It’s not leadership.

-DEG

Dennis E. Gilbert is a business consultant, speaker (CSPTM), and culture expert. He is a five-time author and the founder of Appreciative Strategies, LLC. His business focuses on positive human performance improvement solutions through Appreciative Strategies®. Reach him through his website at Dennis-Gilbert.com or by calling +1 646.546.5553.


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change dynamics

Change Dynamics and the Leaders Who Drive Them

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There is a difference between working in a changing environment and managing change. Change dynamics, or the situations and circumstances that drive organizational change, are often more about choice rather than force.

Work harder, push harder, do more, be efficient, are all commonplace thoughts for leaders wishing to improve metrics. One trouble spot is that leading through force is not as powerful as creating a compelling call-to-action.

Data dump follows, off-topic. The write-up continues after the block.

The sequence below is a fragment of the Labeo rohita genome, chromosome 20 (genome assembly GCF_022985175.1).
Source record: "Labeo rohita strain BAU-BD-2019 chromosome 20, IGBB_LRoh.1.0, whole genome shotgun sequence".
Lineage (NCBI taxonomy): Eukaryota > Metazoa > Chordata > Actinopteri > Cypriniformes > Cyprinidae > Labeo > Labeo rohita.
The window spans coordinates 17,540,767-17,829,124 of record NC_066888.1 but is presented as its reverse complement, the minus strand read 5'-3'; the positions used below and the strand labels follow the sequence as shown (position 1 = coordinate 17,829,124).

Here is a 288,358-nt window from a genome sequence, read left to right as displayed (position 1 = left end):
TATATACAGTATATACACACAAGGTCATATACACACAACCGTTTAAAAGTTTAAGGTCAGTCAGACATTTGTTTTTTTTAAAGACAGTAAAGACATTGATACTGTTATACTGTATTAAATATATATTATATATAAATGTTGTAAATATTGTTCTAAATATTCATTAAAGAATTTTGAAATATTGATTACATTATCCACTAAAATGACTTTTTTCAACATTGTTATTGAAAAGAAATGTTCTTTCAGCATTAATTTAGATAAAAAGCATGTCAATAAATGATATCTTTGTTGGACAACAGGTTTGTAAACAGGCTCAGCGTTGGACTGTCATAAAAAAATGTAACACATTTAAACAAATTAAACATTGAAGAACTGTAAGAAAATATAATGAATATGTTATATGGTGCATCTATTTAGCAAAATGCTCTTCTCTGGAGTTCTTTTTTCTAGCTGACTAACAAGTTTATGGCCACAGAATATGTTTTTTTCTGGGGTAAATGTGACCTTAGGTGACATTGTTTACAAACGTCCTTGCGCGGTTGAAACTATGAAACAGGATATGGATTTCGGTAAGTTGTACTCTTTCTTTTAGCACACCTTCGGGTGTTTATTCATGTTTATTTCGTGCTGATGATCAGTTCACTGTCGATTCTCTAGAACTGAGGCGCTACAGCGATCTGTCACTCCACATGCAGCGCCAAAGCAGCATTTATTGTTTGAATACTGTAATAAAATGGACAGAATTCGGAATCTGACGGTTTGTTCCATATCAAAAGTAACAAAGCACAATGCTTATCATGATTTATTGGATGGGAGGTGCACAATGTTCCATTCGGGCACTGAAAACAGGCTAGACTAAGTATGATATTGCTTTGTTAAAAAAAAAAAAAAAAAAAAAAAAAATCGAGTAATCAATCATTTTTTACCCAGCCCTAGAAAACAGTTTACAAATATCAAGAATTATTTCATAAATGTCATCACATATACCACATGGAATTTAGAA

Change Through Buy-in

Resistance to change, or the fear of change, is not about the generations, it is not about front-line instead of middle-management, it is about people, all people. Certainly, some people are more risk adverse than others, but change makes most people a little nervous.

Of course, the scale of change and the reasons for it play a role. Regardless, at some level most people think twice about change.

Buy-in is a commonplace term used to describe an action or recommended behavioral pattern for change.

We need buy-in for this change.

Go work with your teams to create buy-in.

Your department doesn’t appear bought-in for this change.

Buy-in is not created through fear or the authoritarian approach. Buy-in is created when there is a compelling reason to get committed.

Change Dynamics

An approach of, “My way or the highway.” will certainly make many people go through the motions. Fear springs people to action. People in motion may be accomplishing something, yet they may not be bought-in.

The conditions, reasons, and circumstances for change will have much to do with what happens next.

When leaders make a compelling case for the need to change, people will choose a path. Change for people is a change about choice.